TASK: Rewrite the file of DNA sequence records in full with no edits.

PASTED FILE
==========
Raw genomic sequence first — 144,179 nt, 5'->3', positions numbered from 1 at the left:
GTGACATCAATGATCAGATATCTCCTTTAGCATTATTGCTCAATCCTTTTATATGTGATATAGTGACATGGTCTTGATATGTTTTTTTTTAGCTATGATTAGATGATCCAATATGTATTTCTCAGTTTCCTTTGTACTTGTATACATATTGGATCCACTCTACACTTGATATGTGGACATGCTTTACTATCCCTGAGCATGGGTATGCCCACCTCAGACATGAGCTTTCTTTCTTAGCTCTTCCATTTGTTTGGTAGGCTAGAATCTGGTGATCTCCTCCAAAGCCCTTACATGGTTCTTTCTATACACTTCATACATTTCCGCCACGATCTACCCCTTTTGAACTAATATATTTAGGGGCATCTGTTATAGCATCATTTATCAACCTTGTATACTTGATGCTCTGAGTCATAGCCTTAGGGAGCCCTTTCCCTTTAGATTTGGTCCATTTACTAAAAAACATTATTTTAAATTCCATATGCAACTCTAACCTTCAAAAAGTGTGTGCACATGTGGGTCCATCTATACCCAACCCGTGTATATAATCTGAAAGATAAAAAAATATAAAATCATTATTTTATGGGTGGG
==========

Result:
Raw genomic sequence first — 144,179 nt, 5'->3', positions numbered from 1 at the left:
GTGACATCAATGATCAGATATCTCCTTTAGCATTATTGCTCAATCCTTTTATATGTGATATAGTGACATGGTCTTGATATGTTTTTTTTTAGCTATGATTAGATGATCCAATATGTATTTCTCAGTTTCCTTTGTACTTGTATACATATTGGATCCACTCTACACTTGATATGTGGACATGCTTTACTATCCCTGAGCATGGGTATGCCCACCTCAGACATGAGCTTTCTTTCTTAGCTCTTCCATTTGTTTGGTAGGCTAGAATCTGGTGATCTCCTCCAAAGCCCTTACATGGTTCTTTCTATACACTTCATACATTTCCGCCACGATCTACCCCTTTTGAACTAATATATTTAGGGGCATCTGTTATAGCATCATTTATCAACCTTGTATACTTGATGCTCTGAGTCATAGCCTTAGGGAGCCCTTTCCCTTTAGATTTGGTCCATTTACTAAAAAACATTATTTTAAATTCCATATGCAACTCTAACCTTCAAAAAGTGTGTGCACATGTGGGTCCATCTATACCCAACCCGTGTATATAATCTGAAAGATAAAAAAATATAAAATCATTATTTTATGGGTGGG